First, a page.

So, let’s say you’re a young woman with relatively high cholesterol, but you don’t smoke, you’re not overweight, your blood pressure and blood sugars are fine. At your sweet sixteen, there’s just a few-percent chance you already have an advanced atherosclerotic lesion in your heart, but, if you don’t improve your diet, by your 30th birthday, there may be like a one-in-five chance you have some serious heart disease and, if you have really high cholesterol, it could be closer to one in three.
Bringing your cholesterol down to even just that of a lacto-ovo vegetarian and you’re down to here and, if you exercise to boost your HDL, you can extrapolate down a little further. So, what this shows us is that even in 15- to 19-year-olds, atherosclerosis has begun in a substantial number of individuals, and this observation suggests beginning primary prevention at least by the late teenage years to ameliorate every stage of atherosclerosis and to prevent or retard progression to more advanced lesions.
You start kids out on a low-saturated-fat diet and you may see a significant improvement in their arterial function by 11 years old. Exposure to high serum cholesterol, even in childhood, may accelerate the development of atherosclerosis. Consequently, the long-term prevention of atherosclerosis might be most effective when initiated early in life, as in seven months of age.
Atherosclerosis (hardening of the arteries) begins in childhood. Remember, by age 10, nearly all kids have fatty streaks, the first stage of the disease. Then, the plaques start forming in our 20s and get worse in our 30s, and then can start killing us off. In our hearts, it’s a heart attack; in our brains, it’s a stroke; in our extremities, it can mean gangrene; in our aorta, an aneurism.
If there is anyone watching this video that is older than ten years of age, the choice likely isn’t whether or not to eat healthy to prevent heart disease, it’s whether or not you want to reverse the heart disease you already have.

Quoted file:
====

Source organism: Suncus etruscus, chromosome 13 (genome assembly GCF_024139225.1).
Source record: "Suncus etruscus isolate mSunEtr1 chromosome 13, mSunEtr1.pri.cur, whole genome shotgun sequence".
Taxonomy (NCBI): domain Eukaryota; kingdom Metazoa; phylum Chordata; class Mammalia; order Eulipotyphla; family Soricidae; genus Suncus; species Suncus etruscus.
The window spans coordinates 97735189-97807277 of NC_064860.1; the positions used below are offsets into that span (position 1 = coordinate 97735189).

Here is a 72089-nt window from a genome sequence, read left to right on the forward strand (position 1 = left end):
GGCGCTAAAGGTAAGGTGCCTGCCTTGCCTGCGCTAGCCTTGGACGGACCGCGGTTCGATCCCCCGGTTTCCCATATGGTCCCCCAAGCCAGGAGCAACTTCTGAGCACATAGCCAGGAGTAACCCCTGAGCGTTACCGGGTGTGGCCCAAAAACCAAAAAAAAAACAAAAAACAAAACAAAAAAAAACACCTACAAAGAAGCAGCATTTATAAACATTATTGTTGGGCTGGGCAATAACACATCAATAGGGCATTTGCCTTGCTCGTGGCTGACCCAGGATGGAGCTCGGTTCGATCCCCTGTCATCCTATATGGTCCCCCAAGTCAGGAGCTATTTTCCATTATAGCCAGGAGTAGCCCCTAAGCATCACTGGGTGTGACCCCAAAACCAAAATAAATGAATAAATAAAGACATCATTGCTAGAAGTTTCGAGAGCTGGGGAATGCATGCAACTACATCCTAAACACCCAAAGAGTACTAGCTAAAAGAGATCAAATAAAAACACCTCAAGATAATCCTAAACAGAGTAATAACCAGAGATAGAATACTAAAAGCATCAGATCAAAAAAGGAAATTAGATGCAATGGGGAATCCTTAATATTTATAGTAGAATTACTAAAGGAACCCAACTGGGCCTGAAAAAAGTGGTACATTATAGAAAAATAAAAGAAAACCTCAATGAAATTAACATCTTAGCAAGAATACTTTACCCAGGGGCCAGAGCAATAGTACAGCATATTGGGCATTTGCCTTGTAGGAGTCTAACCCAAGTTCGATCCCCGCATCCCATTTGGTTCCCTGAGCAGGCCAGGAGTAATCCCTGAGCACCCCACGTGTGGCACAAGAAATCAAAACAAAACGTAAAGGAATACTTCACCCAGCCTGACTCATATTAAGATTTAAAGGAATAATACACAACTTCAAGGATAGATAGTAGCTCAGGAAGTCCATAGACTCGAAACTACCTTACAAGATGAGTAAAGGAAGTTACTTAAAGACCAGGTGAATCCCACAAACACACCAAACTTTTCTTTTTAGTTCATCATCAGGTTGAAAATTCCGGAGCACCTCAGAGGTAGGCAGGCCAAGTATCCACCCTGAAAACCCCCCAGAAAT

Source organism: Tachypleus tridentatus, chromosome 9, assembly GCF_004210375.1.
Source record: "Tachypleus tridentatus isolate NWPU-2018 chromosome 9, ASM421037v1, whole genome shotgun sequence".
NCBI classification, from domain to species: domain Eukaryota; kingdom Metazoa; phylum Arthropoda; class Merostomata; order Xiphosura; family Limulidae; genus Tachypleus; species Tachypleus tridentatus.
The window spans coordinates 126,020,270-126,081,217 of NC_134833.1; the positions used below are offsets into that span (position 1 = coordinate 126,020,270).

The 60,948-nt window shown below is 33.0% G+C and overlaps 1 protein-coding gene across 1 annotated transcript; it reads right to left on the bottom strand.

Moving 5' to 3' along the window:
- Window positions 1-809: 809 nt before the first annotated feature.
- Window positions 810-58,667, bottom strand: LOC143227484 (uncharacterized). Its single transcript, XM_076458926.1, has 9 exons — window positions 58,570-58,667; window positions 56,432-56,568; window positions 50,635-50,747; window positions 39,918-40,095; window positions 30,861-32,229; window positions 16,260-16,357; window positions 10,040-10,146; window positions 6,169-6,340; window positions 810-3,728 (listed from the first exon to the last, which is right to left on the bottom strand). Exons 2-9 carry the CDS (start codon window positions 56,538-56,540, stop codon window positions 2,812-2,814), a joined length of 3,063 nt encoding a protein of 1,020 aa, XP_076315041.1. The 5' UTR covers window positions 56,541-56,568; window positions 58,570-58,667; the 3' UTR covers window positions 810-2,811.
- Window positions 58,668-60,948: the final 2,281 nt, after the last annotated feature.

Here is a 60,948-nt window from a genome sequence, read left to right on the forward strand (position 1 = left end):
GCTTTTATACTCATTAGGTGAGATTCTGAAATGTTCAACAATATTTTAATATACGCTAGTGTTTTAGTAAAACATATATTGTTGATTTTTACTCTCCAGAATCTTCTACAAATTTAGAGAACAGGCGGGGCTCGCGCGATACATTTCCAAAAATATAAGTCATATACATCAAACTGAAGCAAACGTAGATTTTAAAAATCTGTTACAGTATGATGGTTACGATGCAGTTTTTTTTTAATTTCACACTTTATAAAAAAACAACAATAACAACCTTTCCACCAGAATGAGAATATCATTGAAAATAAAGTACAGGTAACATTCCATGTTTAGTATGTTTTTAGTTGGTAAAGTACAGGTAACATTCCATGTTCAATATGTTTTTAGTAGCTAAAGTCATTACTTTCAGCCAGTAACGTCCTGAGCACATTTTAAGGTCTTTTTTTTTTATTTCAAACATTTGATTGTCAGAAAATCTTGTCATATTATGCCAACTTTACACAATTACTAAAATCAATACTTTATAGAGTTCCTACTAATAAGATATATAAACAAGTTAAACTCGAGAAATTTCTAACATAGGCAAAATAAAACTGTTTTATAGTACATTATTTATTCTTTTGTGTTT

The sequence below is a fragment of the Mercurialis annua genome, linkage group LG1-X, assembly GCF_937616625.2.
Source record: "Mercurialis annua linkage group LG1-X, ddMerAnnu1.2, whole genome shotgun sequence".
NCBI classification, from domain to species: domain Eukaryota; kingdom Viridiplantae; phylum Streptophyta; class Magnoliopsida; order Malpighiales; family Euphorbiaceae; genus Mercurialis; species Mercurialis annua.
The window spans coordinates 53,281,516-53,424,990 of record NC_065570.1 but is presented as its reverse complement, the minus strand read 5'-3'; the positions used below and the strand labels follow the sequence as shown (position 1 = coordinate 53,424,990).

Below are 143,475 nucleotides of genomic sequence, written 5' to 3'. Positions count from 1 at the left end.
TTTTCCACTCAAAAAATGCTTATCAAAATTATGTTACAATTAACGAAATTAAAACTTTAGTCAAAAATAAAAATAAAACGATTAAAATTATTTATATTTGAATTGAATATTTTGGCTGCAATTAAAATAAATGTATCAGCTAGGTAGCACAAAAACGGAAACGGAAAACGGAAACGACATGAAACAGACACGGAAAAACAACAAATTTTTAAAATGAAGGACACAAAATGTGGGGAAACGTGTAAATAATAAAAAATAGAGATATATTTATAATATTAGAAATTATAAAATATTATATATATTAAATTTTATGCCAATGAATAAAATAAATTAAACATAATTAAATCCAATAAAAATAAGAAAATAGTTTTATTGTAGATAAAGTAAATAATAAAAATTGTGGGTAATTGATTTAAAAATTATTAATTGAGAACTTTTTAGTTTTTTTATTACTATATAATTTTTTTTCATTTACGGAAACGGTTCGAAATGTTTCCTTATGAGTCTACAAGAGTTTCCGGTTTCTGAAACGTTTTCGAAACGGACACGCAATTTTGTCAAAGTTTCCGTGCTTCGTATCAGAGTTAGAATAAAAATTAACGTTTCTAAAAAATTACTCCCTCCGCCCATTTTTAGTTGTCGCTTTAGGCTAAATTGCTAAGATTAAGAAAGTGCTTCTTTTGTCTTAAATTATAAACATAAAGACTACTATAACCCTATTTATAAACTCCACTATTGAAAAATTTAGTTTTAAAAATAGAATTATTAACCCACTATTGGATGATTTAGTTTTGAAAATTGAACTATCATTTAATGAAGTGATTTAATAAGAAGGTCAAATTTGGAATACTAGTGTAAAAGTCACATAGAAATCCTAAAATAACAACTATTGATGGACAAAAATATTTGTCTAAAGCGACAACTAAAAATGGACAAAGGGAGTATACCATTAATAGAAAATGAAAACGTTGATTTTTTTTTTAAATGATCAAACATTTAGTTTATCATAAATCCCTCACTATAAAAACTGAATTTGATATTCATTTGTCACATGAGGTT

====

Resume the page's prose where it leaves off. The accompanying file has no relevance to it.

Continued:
Ornish and Esselstyn proved you can reverse heart disease with a plant-based diet but we don’t have to wait until our first heart attack to reverse the clogging of our arteries. We can start reversing our heart disease right now. We can start reversing heart disease in our kids, tonight. There’s only one diet that’s ever been proven to reverse heart disease in the majority of patients. If that’s all a plant-based diet could do, reverse the number one killer of men and women, then shouldn’t that be the default diet until proven otherwise?
But what about fish oil, long-chain omega-3 fats, to keep our hearts healthy? There has been a big shift in the science. Here’s the latest: According to two of perhaps the most credible nutrition authorities, the World Health Organization and the European Food Safety Authority, we should get at least a half a percent of our calories from the essential short-chain omega-3 ALA, which is easy, just like a tablespoon a day of chia seeds or ground flax seeds and you’re all set.
Our body can then take the short-chain ALA from our diet, and elongate it into the long-chain omega-3s, EPA and DHA, but the question has long been, can our bodies make enough for optimal health? Well, how would you determine that?
Well, take fiber, for example. A convincing body of literature showed an increased heart disease risk when diets were low in fiber. So, the Institute of Medicine came up with a recommendation for about 30 grams a day, which is an intake observed to protect against coronary heart disease and reduce constipation. Thus, just as cardiovascular disease was used to help establish an adequate intake for dietary fiber, it was used as a way to develop a recommendation for EPA and DHA.
So, with reviews published as late as 2009 suggesting fish oil capsules may help with heart disease, nutrition authorities recommended an additional 250 mg a day of preformed EPA and DHA, since evidently we were not making enough on our own, if taking more helped. So, in addition to the one or two grams of ALA, 250 mg of preformed DHA/EPA, which can be gotten from fish or algae.